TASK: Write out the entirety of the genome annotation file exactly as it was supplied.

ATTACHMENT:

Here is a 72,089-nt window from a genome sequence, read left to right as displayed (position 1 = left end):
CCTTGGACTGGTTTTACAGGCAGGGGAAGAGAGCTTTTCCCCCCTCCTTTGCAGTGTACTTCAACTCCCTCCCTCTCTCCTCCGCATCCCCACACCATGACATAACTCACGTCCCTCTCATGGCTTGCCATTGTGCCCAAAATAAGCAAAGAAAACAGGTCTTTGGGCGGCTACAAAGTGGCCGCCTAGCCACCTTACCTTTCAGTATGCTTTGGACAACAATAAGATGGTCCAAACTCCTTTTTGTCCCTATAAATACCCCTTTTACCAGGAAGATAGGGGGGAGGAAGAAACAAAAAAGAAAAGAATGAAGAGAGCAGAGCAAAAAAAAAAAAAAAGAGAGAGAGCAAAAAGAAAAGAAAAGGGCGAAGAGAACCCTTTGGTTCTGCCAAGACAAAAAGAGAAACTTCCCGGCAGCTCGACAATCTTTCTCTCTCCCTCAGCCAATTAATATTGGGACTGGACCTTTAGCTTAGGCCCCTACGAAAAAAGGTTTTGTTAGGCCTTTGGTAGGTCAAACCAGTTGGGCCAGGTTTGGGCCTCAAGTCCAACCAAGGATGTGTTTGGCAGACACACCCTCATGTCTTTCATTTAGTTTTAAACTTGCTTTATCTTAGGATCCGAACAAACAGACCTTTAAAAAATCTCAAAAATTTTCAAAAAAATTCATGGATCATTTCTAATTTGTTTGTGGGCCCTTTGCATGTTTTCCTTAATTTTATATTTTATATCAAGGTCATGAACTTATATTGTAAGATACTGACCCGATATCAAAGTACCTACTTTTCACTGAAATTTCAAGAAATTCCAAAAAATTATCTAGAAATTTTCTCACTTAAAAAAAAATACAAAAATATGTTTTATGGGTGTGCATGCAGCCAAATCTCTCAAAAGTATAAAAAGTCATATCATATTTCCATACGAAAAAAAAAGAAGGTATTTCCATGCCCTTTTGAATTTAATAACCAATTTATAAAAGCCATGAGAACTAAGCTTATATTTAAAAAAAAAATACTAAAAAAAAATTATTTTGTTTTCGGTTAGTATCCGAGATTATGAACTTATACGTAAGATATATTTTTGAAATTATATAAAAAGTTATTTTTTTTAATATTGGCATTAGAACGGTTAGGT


Here is a 72,089-nt window from a genome sequence, read left to right as displayed (position 1 = left end):
CCTTGGACTGGTTTTACAGGCAGGGGAAGAGAGCTTTTCCCCCCTCCTTTGCAGTGTACTTCAACTCCCTCCCTCTCTCCTCCGCATCCCCACACCATGACATAACTCACGTCCCTCTCATGGCTTGCCATTGTGCCCAAAATAAGCAAAGAAAACAGGTCTTTGGGCGGCTACAAAGTGGCCGCCTAGCCACCTTACCTTTCAGTATGCTTTGGACAACAATAAGATGGTCCAAACTCCTTTTTGTCCCTATAAATACCCCTTTTACCAGGAAGATAGGGGGGAGGAAGAAACAAAAAAGAAAAGAATGAAGAGAGCAGAGCAAAAAAAAAAAAAAAGAGAGAGAGCAAAAAGAAAAGAAAAGGGCGAAGAGAACCCTTTGGTTCTGCCAAGACAAAAAGAGAAACTTCCCGGCAGCTCGACAATCTTTCTCTCTCCCTCAGCCAATTAATATTGGGACTGGACCTTTAGCTTAGGCCCCTACGAAAAAAGGTTTTGTTAGGCCTTTGGTAGGTCAAACCAGTTGGGCCAGGTTTGGGCCTCAAGTCCAACCAAGGATGTGTTTGGCAGACACACCCTCATGTCTTTCATTTAGTTTTAAACTTGCTTTATCTTAGGATCCGAACAAACAGACCTTTAAAAAATCTCAAAAATTTTCAAAAAAATTCATGGATCATTTCTAATTTGTTTGTGGGCCCTTTGCATGTTTTCCTTAATTTTATATTTTATATCAAGGTCATGAACTTATATTGTAAGATACTGACCCGATATCAAAGTACCTACTTTTCACTGAAATTTCAAGAAATTCCAAAAAATTATCTAGAAATTTTCTCACTTAAAAAAAAATACAAAAATATGTTTTATGGGTGTGCATGCAGCCAAATCTCTCAAAAGTATAAAAAGTCATATCATATTTCCATACGAAAAAAAAAGAAGGTATTTCCATGCCCTTTTGAATTTAATAACCAATTTATAAAAGCCATGAGAACTAAGCTTATATTTAAAAAAAAAATACTAAAAAAAAATTATTTTGTTTTCGGTTAGTATCCGAGATTATGAACTTATACGTAAGATATATTTTTGAAATTATATAAAAAGTTATTTTTTTTAATATTGGCATTAGAACGGTTAGGT